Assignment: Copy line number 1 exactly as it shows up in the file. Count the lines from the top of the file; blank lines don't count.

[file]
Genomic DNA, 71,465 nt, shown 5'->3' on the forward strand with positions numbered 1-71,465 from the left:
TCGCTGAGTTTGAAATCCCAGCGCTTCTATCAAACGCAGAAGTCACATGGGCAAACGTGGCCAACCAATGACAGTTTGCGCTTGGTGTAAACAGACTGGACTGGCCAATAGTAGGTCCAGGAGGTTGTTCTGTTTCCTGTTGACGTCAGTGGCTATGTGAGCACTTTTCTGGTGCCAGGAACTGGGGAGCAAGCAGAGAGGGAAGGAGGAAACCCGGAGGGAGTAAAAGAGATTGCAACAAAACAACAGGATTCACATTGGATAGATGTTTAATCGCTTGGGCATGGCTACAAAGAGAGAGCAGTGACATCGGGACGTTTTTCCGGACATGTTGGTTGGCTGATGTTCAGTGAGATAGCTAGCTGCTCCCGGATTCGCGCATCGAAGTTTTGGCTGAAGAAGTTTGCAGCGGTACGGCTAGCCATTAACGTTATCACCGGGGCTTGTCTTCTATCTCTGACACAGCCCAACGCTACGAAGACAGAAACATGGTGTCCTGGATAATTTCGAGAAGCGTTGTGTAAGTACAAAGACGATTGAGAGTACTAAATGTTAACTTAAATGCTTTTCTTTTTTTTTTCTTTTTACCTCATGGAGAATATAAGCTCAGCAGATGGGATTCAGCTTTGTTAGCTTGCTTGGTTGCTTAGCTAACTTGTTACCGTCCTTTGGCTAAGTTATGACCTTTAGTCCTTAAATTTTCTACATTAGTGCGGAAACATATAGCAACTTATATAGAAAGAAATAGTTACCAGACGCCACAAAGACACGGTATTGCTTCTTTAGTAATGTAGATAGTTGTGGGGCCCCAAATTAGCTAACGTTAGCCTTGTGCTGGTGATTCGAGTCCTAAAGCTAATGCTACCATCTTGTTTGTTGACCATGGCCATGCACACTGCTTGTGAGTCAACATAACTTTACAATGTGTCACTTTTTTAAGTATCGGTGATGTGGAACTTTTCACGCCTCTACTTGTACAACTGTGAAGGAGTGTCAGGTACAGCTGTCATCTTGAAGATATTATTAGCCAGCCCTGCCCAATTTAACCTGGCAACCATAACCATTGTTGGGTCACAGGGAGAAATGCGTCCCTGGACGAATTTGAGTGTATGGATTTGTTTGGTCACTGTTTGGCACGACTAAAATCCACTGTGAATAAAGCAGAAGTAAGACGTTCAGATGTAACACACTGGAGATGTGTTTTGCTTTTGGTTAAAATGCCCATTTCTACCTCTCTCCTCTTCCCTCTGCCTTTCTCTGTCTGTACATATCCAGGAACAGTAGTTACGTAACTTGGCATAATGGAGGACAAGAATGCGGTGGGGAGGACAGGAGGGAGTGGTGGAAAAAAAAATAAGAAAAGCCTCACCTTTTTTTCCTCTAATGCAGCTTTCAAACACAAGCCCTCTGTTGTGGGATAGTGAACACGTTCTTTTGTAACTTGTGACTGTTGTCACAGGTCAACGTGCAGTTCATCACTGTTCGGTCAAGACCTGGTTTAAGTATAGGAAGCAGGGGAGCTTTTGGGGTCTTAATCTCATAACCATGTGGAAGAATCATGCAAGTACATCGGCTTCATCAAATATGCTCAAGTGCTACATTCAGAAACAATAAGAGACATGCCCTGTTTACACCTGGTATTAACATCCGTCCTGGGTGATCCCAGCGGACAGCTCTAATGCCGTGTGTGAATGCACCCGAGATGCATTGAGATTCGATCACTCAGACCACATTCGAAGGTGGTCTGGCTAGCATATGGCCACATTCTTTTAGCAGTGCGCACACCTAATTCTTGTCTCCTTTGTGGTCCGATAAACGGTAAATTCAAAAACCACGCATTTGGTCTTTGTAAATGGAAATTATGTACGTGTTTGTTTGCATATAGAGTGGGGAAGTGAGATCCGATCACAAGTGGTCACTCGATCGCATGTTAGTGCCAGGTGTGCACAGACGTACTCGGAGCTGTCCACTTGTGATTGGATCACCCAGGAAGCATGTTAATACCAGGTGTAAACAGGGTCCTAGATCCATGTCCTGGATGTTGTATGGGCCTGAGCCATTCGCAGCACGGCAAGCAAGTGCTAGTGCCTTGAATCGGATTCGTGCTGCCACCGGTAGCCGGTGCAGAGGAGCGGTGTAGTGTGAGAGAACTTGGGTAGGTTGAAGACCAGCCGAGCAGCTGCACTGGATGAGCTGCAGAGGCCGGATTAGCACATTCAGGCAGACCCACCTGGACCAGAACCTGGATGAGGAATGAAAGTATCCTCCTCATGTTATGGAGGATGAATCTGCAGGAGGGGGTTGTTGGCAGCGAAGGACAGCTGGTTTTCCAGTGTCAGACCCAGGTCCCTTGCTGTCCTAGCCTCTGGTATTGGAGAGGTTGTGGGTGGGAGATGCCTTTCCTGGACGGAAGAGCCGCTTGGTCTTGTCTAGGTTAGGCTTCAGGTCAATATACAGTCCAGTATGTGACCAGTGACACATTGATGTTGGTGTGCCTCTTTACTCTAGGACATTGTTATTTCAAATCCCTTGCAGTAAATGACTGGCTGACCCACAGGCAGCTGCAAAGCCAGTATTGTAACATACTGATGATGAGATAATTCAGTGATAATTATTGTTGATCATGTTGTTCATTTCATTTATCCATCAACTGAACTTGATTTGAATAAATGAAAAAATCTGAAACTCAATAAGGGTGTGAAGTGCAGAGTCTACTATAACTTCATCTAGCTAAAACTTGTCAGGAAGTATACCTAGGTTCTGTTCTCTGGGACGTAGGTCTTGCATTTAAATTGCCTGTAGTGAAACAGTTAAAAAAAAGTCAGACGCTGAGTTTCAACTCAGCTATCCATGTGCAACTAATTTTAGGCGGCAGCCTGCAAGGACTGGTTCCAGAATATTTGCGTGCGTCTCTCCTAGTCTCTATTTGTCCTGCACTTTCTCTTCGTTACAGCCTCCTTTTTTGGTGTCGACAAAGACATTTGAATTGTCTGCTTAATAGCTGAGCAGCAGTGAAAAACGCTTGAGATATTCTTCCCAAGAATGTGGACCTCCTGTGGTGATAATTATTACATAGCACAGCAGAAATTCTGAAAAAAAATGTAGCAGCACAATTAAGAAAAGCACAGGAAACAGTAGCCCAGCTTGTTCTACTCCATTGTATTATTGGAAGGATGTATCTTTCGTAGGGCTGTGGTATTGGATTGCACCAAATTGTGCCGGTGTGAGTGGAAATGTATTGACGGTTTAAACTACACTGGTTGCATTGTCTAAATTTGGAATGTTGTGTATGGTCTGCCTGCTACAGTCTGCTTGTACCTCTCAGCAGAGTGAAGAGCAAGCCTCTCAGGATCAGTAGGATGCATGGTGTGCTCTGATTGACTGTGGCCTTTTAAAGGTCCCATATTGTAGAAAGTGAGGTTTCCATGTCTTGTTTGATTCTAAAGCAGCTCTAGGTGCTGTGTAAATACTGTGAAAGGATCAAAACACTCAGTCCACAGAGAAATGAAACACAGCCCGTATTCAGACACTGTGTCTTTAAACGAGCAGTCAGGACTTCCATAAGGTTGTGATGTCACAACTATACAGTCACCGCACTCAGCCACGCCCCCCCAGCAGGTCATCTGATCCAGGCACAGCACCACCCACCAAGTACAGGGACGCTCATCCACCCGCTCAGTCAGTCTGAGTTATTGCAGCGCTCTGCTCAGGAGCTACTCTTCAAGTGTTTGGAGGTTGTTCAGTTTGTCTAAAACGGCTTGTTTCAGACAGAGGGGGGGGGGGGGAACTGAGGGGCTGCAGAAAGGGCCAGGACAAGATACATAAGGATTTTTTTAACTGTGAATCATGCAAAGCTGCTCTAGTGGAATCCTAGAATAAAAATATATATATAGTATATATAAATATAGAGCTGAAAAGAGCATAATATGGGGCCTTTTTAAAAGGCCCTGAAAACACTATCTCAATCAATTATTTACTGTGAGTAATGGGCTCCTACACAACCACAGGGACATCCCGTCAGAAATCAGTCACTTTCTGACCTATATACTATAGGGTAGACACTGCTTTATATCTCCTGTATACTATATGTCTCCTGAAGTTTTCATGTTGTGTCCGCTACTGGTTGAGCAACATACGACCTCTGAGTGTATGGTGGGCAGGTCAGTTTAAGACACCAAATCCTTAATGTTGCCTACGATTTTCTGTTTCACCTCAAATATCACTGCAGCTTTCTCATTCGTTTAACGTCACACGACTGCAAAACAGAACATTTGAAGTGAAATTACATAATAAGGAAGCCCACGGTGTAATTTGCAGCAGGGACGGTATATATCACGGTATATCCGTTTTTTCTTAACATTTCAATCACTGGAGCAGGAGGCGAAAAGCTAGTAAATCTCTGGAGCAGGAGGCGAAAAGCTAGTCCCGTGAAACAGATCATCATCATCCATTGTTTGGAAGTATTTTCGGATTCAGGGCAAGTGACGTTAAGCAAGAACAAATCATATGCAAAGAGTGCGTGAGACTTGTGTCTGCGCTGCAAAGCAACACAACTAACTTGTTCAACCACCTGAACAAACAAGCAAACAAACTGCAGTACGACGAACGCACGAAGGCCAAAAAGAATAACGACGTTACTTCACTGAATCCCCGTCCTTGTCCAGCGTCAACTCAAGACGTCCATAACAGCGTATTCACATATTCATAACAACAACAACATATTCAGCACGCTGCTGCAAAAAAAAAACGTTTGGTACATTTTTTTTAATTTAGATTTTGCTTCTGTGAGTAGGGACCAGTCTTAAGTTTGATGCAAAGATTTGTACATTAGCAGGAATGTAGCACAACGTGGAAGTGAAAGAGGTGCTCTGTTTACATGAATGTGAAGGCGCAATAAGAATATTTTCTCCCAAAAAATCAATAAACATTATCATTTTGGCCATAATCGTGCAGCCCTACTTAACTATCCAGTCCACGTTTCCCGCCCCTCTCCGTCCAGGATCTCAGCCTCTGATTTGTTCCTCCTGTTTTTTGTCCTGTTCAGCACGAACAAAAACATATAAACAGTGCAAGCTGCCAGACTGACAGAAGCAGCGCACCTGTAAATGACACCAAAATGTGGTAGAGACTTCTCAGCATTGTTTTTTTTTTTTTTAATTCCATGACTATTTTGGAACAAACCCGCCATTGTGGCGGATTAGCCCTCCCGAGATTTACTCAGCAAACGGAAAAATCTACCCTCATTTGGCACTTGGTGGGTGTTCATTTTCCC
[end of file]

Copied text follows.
Genomic DNA, 71,465 nt, shown 5'->3' on the forward strand with positions numbered 1-71,465 from the left: